table, but I'd prefer to understand and fix the issue rather than simply
nuke it and be none the wiser.

At this point I'm out of ideas. What else might I try to get this box
usable again?
 
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J

Johnny

A Win7 box had been running as expected, then suddenly became unusably
slow. Details are these:

Hardware is a Dell Inspiron N4110 laptop, which has been in service for
perhaps 2 years. OS is Win7 Home Premium SP1 x64, OEM installed.
Antimalware used is F-Prot Antivirus (licensed, up to date) and Windows
Firewall. There have been no recent security warnings. Additionally, the
box has Secunia PSI installed and the user has been good about
monitoring it and keeping applications up to date.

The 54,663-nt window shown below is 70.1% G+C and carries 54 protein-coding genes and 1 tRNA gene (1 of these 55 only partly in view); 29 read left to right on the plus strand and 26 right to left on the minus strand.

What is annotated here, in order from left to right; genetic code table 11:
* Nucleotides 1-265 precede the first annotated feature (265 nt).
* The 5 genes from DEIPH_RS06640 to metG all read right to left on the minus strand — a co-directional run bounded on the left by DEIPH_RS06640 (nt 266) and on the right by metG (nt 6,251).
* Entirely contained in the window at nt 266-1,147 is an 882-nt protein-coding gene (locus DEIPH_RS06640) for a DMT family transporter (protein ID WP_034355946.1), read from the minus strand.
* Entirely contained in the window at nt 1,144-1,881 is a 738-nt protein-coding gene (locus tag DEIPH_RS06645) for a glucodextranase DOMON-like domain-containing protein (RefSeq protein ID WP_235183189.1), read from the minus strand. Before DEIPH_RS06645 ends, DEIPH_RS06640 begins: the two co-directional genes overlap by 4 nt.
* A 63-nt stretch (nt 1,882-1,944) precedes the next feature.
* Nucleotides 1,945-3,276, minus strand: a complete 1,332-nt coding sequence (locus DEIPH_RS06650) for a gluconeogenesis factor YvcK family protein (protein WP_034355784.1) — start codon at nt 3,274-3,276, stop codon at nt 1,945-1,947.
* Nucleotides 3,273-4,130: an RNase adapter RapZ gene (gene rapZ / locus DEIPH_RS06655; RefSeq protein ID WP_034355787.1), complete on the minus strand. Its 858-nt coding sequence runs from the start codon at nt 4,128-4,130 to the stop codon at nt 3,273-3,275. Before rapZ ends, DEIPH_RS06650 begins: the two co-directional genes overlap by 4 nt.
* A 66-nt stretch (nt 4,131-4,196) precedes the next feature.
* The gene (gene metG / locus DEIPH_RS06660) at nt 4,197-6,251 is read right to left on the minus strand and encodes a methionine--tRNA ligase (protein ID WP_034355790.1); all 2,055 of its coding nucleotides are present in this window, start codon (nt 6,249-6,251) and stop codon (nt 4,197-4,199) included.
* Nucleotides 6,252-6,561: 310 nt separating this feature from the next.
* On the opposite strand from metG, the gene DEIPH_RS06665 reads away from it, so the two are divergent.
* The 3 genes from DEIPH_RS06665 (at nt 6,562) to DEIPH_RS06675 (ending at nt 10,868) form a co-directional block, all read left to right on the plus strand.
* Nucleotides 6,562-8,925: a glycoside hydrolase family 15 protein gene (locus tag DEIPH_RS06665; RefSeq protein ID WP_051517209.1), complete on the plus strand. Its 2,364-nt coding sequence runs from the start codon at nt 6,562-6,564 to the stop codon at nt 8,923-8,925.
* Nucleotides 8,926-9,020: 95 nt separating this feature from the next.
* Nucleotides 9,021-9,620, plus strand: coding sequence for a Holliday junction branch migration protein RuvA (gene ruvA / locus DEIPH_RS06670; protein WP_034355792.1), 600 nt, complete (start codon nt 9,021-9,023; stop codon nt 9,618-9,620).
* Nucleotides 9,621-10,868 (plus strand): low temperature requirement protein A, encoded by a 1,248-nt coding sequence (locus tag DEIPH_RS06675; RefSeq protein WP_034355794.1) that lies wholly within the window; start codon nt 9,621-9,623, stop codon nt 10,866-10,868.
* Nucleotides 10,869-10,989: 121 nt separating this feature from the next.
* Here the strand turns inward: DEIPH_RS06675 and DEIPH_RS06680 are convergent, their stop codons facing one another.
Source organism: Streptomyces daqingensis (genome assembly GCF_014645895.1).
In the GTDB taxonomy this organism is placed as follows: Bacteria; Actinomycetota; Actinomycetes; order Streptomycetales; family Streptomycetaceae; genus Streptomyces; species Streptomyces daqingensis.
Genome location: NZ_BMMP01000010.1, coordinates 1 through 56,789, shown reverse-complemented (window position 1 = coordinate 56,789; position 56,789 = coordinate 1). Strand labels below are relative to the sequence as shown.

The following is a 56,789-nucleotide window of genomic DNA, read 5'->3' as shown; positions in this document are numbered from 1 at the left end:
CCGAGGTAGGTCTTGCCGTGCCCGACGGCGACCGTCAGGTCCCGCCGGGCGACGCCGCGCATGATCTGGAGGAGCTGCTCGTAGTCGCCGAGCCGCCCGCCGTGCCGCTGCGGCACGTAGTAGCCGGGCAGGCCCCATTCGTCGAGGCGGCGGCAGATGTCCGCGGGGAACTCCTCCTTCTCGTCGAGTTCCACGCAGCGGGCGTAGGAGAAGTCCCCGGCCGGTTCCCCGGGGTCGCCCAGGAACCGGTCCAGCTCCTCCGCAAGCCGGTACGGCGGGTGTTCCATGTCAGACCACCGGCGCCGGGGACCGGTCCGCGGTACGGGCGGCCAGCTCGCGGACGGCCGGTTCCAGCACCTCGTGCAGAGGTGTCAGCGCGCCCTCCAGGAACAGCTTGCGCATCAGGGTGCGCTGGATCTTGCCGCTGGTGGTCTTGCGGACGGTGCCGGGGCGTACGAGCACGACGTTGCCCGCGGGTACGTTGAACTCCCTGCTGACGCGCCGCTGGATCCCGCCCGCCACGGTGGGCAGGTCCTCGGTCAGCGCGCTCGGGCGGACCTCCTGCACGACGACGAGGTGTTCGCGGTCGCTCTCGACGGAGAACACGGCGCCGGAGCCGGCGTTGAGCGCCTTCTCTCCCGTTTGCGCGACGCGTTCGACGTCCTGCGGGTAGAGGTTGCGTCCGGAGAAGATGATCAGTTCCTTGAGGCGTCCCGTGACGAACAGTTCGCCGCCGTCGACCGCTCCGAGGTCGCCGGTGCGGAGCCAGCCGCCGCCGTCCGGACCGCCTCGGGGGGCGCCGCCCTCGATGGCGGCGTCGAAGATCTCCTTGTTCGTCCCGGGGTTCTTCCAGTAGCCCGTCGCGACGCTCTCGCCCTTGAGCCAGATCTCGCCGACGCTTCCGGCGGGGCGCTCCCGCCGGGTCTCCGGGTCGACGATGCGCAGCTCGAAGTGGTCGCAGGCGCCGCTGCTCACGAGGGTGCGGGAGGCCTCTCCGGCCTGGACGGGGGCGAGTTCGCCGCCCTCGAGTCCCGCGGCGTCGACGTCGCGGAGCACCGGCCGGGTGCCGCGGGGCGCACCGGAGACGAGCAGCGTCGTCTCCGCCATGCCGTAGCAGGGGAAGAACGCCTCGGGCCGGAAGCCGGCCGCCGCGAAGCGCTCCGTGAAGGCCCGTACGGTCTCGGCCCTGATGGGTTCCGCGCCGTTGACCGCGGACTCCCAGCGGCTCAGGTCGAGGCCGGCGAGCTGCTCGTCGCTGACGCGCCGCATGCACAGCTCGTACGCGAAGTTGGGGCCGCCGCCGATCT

The problem was first observed upon turning on the computer the morning
of June 8. The computer had been fully turned off the night before, not
merely suspended. By "unusably slow" I mean there is a lag of a minute
or more between performing an action and seeing the result. The start
menu might take a minute to appear after pressing the start button, and
Firefox might take 5 minutes to launch instead of the expected 7
seconds. The problem worsens with time: the system is minimally
responsive at first, but once it's been on a few minutes, responsiveness
gets even worse.

The problem is observed in all user accounts (the daily driver account
with standard privileges, and the rarely used administrative and guest
accounts). The problem is not observed while running in Safe Mode.

From within Safe Mode I attempted to restore the system to several
restore points dated prior to the problem. Each attempt was confirmed as
successfully working, yet the issue remains.